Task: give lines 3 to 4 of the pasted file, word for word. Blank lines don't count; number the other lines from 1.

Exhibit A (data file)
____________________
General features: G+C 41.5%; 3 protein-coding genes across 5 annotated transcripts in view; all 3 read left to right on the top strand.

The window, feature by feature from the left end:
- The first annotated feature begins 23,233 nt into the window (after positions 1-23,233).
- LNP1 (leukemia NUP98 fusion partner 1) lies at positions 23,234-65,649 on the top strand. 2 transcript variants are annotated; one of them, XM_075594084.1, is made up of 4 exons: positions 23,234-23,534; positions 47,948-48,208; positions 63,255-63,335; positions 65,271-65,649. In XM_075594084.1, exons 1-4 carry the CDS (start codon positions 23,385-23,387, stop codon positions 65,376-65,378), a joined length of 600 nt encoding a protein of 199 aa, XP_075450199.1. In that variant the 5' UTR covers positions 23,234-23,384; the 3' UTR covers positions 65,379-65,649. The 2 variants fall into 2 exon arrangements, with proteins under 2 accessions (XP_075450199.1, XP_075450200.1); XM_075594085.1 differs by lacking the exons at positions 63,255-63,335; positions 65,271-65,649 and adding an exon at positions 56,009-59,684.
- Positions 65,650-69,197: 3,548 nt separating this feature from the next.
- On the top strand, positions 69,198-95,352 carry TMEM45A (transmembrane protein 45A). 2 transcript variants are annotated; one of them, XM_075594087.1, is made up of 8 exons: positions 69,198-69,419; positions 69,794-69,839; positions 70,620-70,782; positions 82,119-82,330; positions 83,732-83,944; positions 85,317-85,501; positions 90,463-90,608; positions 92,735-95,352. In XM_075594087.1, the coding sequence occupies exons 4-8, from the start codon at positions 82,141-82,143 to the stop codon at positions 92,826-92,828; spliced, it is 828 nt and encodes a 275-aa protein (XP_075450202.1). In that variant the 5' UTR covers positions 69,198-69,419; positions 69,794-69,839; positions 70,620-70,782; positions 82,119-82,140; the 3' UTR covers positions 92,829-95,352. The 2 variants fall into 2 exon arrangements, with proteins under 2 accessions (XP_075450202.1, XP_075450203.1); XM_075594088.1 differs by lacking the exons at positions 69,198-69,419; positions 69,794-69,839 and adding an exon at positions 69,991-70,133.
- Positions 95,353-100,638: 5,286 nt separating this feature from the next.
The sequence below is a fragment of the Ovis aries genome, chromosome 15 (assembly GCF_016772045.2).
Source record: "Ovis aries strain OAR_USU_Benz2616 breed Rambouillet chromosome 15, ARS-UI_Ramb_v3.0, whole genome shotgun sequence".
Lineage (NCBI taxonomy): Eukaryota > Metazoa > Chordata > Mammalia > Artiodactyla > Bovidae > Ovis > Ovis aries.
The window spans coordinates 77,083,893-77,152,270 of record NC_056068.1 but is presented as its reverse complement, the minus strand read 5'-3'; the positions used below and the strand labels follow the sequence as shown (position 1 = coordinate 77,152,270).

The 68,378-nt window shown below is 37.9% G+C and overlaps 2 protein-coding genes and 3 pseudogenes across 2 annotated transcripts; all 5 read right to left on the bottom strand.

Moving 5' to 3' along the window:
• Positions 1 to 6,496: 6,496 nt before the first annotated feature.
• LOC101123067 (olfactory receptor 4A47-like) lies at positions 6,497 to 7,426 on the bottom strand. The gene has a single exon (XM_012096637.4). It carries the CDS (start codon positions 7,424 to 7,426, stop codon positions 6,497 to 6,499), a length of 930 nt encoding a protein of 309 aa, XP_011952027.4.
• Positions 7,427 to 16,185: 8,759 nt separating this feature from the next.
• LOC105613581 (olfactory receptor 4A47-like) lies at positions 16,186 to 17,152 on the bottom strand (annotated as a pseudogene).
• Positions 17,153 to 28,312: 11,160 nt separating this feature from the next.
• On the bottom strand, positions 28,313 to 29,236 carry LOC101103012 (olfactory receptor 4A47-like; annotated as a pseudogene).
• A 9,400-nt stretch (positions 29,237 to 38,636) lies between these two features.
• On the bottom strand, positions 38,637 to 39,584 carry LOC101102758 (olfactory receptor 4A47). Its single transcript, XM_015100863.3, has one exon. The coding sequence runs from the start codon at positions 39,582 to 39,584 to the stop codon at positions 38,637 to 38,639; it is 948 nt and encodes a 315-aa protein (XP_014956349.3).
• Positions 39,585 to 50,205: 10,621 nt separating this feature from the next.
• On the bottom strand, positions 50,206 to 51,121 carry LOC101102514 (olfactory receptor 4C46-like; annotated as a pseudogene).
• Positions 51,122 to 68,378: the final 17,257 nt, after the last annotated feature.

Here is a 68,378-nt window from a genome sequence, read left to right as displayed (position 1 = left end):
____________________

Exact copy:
- The first annotated feature begins 23,233 nt into the window (after positions 1-23,233).
- LNP1 (leukemia NUP98 fusion partner 1) lies at positions 23,234-65,649 on the top strand. 2 transcript variants are annotated; one of them, XM_075594084.1, is made up of 4 exons: positions 23,234-23,534; positions 47,948-48,208; positions 63,255-63,335; positions 65,271-65,649. In XM_075594084.1, exons 1-4 carry the CDS (start codon positions 23,385-23,387, stop codon positions 65,376-65,378), a joined length of 600 nt encoding a protein of 199 aa, XP_075450199.1. In that variant the 5' UTR covers positions 23,234-23,384; the 3' UTR covers positions 65,379-65,649. The 2 variants fall into 2 exon arrangements, with proteins under 2 accessions (XP_075450199.1, XP_075450200.1); XM_075594085.1 differs by lacking the exons at positions 63,255-63,335; positions 65,271-65,649 and adding an exon at positions 56,009-59,684.